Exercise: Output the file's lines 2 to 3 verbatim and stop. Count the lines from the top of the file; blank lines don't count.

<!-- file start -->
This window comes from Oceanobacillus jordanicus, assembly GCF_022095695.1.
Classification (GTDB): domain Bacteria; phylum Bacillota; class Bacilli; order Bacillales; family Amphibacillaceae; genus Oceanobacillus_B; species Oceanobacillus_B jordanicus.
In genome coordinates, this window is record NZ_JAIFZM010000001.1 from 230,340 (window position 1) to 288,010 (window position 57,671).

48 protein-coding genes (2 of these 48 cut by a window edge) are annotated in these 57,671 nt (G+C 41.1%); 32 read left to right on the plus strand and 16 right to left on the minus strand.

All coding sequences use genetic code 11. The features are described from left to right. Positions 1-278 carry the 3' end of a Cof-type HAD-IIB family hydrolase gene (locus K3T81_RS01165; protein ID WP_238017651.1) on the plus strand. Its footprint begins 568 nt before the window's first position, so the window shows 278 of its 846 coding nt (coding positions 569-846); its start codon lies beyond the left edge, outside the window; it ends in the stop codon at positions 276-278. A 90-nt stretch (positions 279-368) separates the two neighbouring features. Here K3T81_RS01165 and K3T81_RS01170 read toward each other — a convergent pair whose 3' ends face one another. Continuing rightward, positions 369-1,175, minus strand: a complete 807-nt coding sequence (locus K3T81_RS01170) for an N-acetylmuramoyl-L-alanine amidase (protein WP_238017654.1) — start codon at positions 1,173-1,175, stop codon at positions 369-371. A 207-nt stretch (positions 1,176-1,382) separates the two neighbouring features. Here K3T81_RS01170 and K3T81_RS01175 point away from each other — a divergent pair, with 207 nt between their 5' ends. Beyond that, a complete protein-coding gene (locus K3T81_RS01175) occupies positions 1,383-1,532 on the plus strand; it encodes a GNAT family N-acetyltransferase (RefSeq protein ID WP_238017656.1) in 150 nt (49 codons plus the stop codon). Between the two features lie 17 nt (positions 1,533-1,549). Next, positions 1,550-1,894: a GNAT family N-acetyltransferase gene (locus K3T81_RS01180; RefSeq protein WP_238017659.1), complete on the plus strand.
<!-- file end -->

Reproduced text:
Classification (GTDB): domain Bacteria; phylum Bacillota; class Bacilli; order Bacillales; family Amphibacillaceae; genus Oceanobacillus_B; species Oceanobacillus_B jordanicus.
In genome coordinates, this window is record NZ_JAIFZM010000001.1 from 230,340 (window position 1) to 288,010 (window position 57,671).